Over the last few years, two acronyms that offer a vision of the future have become ubiquitous across the technology and communications industries: IoT and 5G. IoT is a broad term describing a future in which much of the electronic communications will be between autonomous devices. 5G is the fifth generation of mobile wireless. Let’s look at how the 5G radio access network (RAN) will support IoT.
IoT envisions communications between billions of devices. Although previous generations of mobile technology have provided some capability for machine-type communications, like meter reading and asset monitoring, these capabilities have either been designed as “over the top” custom applications or they have been built into 4G standards as an afterthought — think Narrowband-IoT and LTE-M, for example. 5G is the first standard to support machine communications from the beginning; the standard supports massive machine-type communications and ensures that the RAN will meet these needs.
Beyond changes to the standard, however, serving broad-based IoT requirements leads to additional considerations when designing the 5G RAN. Users will have high expectations that there will be sufficient coverage to deliver service to IoT devices anywhere they are installed, whether inside buildings or in the outside environment.
5G networks are being designed around three core application models:
- Speed — Enhanced mobility broadband
- IoT — Mass device deployments
- Ultra-low latency applications
How does the 5G RAN meet these challenges?
5G networks are being designed to be almost 10 times faster than 4G technology, so they support a far wider range of applications.
5G supports 10 times as many connections per square kilometer, which is important because there will be billions of IoT devices to connect. Support for more connections translates to less equipment in the network, smoother deployments and faster deployment times.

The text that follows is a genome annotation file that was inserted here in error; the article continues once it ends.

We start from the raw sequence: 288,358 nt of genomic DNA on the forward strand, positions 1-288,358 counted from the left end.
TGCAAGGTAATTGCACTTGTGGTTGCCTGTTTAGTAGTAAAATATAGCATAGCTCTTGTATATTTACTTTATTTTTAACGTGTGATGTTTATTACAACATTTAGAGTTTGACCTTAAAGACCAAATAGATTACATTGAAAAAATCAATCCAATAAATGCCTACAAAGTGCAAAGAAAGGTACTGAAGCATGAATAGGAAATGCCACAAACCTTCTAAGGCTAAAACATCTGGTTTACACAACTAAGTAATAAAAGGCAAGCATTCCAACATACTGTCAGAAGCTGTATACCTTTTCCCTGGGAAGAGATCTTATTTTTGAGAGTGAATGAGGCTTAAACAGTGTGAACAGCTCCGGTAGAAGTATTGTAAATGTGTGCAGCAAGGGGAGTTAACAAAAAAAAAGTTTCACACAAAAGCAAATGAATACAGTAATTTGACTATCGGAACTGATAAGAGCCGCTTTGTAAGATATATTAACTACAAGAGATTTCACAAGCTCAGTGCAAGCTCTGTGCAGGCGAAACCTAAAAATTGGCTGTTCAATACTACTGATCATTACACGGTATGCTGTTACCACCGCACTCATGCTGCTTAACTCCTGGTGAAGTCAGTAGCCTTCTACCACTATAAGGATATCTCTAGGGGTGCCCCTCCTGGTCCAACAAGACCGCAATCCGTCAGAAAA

In addition, the 5G RAN will extend to both indoor and outdoor radio sites. We will need coverage in buildings and factories, so there will be a mix of indoor and outdoor network equipment. In-building wireless, including small cells and distributed antenna systems, will drive RAN signals into buildings, while outdoor applications will be supported with everything from macro cell towers to small cells.
Support of services that require low or ultra-low latency can be achieved by optimizing the location/distribution of the baseband processing elements in the radio access network. This is supported within 5G standards by moving time-sensitive elements of baseband processing closer to the network edge.
In 5G, the baseband elements are broken down into a centralized unit (CU) for the non-real-time functions and a distributed unit (DU) for the real-time functions. To achieve minimum latency in the network, the DU and/or the CU are moved close to the network edge, typically to the radio access node or to a hub location.
Another major change in 5G architecture is the amount of virtualization in the RAN. A lot of the traditional centralized components will become virtualized and run on server platforms, which is ideal for IoT because it provides a common data center architecture that houses both data center resources and a piece of the RAN.
Look back on how computer virtualization changed IT architecture a decade ago by using underutilized compute resources among multiple devices. We are seeing the same shift in the RAN network, where a baseband unit’s capabilities are being shared between multiple cell sites.
Virtualized RAN components will be less expensive because they run as software on standard servers rather than the proprietary, hardware-specific devices used in the past. There will be variations depending on what the IoT network is trying to do; for example, low-latency applications will require that some of the RAN components are located closer to the end devices. Remote surgery and autonomous driving are use cases.
So, in terms of raw capabilities in the standard, a denser network and virtualization, the 5G RAN will support IoT applications with higher speeds, lower latency and greater reach. 5G will be the first cellular standard that satisfies IoT’s huge demands for connectivity.
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